Anything can happen in a fantasy story. So how can writers prevent theirs from spiralling out of control?
Fantasy (along with the more fantastical strains of sci-fi) is hazardous terrain for storytellers. Fantasy deals in magic, which can manifest itself in countless forms, from the secondary worlds of Oz, Wonderland and Middle-Earth, to levitating nannies, goblin kings and gold-hoarding dragons. Magic is about miracles, mysterious forces or inexplicable events that cannot be ascribed to the laws of reason, nature or science.
Magic in fantasy isn’t always about escapism; it’s often about redefining the real world to better understand and overcome its challenges. Judy Garland’s Dorothy had to venture into Oz and defeat the Wicked Witch of the West so she could understand how to live happily in the real world of Kansas.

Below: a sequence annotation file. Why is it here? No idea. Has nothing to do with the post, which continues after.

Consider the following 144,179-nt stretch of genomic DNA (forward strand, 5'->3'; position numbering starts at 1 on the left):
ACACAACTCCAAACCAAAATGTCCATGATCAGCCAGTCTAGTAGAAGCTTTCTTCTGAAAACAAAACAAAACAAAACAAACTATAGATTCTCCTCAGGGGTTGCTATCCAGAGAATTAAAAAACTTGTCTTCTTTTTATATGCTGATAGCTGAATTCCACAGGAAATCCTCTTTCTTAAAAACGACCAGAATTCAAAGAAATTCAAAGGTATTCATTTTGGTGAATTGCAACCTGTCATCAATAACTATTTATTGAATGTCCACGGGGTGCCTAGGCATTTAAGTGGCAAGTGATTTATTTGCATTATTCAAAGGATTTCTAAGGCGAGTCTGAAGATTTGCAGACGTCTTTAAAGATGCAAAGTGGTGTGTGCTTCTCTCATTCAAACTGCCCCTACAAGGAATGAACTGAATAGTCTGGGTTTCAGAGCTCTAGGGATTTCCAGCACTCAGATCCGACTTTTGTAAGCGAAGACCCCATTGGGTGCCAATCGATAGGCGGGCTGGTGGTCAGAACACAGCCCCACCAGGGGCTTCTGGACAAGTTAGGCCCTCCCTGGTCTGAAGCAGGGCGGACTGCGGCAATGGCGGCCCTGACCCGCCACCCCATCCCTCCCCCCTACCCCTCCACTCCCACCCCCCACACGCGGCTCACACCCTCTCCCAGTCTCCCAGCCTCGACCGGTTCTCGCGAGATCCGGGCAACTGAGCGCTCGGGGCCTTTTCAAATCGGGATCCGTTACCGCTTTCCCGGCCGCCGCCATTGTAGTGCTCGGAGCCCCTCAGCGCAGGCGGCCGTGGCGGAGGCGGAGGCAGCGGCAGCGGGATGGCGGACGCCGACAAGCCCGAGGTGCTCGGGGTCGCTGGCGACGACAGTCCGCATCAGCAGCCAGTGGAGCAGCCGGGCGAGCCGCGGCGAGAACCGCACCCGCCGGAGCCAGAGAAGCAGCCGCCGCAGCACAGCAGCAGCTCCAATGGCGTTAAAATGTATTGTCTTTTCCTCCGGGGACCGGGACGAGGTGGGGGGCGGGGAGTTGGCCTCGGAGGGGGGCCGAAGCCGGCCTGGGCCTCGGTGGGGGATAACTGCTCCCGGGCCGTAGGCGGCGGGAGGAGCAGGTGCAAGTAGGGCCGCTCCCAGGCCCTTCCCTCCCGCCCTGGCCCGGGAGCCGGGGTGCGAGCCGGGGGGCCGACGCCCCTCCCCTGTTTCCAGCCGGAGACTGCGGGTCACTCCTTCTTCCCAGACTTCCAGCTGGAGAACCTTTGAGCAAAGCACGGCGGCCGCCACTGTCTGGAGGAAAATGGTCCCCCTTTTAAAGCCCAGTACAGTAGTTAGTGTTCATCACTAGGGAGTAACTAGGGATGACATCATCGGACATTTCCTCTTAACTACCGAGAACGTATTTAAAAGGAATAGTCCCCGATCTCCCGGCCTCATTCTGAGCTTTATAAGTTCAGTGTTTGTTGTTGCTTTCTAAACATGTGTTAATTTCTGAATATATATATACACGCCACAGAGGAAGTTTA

Like language, like story itself, magic is protean. It can articulate anything the writer has in mind. Magic is kind of a big deal. The problem is magic is anathema to drama...
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